Jakob Winter agreed. 'In Austria, transparency is provided when the matter doesn't interest anybody', he said. 'If I had chosen this path (for requesting information) when reporting on Ischgl, I probably would have had the information in 2021 or 2022.' Winter offered another example from his work: For a year now he's been trying to find out which ad agencies were awarded public contracts by different ministries of the state of Upper Austria. The request was refused several times on the grounds that it would harm the commercial interests of the agencies. Winter saw this justification as absurd, especially because such information is given at the federal level on a regular basis. He now has requested the necessary legal notification (the 'Bescheid') for the first time in his career.
The government has promised to fix these problems. In July, Minister for Constitutional Affairs Karoline Edtstadler (ÖVP) announced that a freedom of information act would be proposed soon. For its part, the Green Party had made an election pledge around the issue. Experts are confident that Austria will get a new freedom of information law. But as Huter explained, the devil is likely to be in the details.
Forum Informationsfreiheit has developed requirements for the law to be efficient. First of all, it has to include all public branches; not only state or federal authorities, but also things like universities or state-owned companies. Secondly, the response periods should be much shorter. Forum Informationsfreiheit proposes a period of two weeks (in Estonia it's five working days, while EU institutions are required to answer a request in 15 working days). Thirdly, there should be an obligation not only to answer requests, but also to actively publish certain types of information like public contracts or state-financed studies.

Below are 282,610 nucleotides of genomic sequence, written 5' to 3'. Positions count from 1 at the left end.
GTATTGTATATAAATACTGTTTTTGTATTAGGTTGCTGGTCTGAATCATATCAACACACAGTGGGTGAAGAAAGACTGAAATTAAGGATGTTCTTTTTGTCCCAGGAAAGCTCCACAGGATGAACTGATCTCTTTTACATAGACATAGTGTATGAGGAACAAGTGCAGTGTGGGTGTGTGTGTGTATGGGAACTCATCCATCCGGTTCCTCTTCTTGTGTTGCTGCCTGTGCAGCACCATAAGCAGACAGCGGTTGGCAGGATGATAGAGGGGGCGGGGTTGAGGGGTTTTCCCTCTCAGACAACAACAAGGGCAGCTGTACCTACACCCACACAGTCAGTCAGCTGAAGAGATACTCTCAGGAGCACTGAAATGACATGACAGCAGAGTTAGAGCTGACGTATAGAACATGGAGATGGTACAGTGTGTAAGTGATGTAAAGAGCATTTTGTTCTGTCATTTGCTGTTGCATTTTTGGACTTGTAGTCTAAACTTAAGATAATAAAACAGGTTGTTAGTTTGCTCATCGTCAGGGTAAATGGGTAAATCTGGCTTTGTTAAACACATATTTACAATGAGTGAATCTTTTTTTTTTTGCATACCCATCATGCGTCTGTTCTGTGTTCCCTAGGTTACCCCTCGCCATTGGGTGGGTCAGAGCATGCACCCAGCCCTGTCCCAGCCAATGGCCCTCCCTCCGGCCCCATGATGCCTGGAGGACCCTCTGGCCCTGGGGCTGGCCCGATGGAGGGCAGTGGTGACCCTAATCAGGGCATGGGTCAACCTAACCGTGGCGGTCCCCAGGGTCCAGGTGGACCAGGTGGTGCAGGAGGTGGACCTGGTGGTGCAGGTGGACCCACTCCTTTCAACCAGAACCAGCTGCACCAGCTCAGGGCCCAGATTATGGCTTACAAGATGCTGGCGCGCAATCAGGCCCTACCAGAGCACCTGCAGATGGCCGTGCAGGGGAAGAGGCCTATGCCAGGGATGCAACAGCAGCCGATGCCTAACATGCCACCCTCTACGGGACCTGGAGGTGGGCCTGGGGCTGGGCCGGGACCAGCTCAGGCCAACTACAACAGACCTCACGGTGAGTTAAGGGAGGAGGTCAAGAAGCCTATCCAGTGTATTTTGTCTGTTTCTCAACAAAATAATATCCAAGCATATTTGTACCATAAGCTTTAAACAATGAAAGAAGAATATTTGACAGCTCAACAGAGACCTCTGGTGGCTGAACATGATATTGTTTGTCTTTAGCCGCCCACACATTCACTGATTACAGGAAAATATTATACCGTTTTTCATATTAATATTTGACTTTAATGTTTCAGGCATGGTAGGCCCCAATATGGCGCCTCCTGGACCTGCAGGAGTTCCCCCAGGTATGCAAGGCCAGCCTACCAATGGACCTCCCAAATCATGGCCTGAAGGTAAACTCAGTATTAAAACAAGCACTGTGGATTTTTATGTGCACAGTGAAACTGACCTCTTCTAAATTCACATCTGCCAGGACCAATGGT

It's also important how the word 'information' is defined in the law and how wide the obligation to share is. In Austria, currently only information that is 'veraktet' (i.e., officially filed as part of a public document) falls under the law. It's also sufficient to give a short summary rather than provide comprehensive information. Finally, Forum Informationsfreiheit suggests establishing an independent public agency that can advise public authorities on providing information and citizens and journalists on seeking it, so that the freedom of information act can be implemented in practice.
'In public debate, people often focus on which exceptions from these rules should apply', Huter said. 'We're not against exceptions, but they should be well-argued.'. At the moment it's often enough to give broad reasons like 'national security' to deny information. Two weeks ago, the Department of Interior announced an report about possible mistakes by police and intelligence agencies in advance of the Vienna terror attack. Huge parts of the report will not be public.
Forum Informationsfreiheit proposes a two-part test for possible exceptions: First the 'harm test' (what's the specific harm in providing this information, even if it concerns national security?), followed by the 'public interest test' (is there a public interest bigger than the potential damage?). There has to be a trade-off, Huter said. 'These suggestions are not utopian. These are widely accepted international standards.'
It remains to be seen whether the coronavirus crisis - and the millions of euros spent combating it - will help give the final push for the long-awaited breakthrough in freedom of information in Austria.